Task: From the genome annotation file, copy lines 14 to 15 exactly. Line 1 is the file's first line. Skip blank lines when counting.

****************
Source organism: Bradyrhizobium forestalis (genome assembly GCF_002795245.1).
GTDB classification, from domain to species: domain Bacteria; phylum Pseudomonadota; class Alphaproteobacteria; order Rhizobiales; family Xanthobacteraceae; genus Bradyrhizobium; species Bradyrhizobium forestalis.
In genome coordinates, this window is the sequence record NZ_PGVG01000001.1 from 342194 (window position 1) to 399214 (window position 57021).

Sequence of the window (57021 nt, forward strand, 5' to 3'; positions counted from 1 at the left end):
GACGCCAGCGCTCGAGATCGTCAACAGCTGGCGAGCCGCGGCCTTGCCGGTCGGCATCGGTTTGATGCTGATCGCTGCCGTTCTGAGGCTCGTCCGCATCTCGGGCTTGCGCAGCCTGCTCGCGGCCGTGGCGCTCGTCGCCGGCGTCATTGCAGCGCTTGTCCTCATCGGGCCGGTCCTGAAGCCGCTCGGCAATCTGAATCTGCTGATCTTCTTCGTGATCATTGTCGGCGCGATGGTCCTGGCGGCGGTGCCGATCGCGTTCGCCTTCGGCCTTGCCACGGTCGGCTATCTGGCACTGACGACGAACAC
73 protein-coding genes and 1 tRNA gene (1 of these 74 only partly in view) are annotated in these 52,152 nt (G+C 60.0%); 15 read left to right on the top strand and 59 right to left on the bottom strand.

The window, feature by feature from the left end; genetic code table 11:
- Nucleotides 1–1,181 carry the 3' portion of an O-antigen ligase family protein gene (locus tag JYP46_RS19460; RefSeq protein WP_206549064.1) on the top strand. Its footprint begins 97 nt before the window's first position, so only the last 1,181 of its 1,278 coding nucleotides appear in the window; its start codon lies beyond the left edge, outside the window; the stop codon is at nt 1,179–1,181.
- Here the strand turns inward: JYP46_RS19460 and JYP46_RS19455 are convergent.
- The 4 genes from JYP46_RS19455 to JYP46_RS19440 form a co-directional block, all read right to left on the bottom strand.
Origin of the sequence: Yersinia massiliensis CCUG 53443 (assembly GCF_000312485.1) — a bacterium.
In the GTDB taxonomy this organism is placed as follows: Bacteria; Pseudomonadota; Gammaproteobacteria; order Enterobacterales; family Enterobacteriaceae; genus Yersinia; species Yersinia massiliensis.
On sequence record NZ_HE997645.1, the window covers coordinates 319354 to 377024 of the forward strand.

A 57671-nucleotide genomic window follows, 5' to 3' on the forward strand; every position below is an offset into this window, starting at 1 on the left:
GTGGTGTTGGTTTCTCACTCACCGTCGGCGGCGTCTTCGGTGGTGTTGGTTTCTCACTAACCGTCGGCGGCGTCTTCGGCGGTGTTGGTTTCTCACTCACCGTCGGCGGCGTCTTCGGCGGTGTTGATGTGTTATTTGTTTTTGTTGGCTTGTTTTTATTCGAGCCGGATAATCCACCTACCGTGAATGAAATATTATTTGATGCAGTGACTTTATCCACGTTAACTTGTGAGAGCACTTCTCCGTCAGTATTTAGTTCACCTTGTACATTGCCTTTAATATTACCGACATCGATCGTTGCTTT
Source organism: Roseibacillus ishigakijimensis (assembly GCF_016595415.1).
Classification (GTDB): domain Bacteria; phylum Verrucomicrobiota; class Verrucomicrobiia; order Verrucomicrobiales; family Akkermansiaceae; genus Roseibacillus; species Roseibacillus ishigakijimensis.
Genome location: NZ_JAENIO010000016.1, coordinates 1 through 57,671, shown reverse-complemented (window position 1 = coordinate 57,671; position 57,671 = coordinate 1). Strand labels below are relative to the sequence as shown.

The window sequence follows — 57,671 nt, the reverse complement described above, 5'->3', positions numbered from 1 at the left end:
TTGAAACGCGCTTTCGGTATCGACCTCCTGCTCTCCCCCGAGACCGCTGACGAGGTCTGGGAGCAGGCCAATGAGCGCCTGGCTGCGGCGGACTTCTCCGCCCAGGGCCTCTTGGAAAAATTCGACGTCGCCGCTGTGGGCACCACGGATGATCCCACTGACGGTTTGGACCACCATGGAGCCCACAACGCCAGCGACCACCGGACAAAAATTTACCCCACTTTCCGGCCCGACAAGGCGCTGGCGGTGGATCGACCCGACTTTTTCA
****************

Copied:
A 57671-nucleotide genomic window follows, 5' to 3' on the forward strand; every position below is an offset into this window, starting at 1 on the left:
GTGGTGTTGGTTTCTCACTCACCGTCGGCGGCGTCTTCGGTGGTGTTGGTTTCTCACTAACCGTCGGCGGCGTCTTCGGCGGTGTTGGTTTCTCACTCACCGTCGGCGGCGTCTTCGGCGGTGTTGATGTGTTATTTGTTTTTGTTGGCTTGTTTTTATTCGAGCCGGATAATCCACCTACCGTGAATGAAATATTATTTGATGCAGTGACTTTATCCACGTTAACTTGTGAGAGCACTTCTCCGTCAGTATTTAGTTCACCTTGTACATTGCCTTTAATATTACCGACATCGATCGTTGCTTT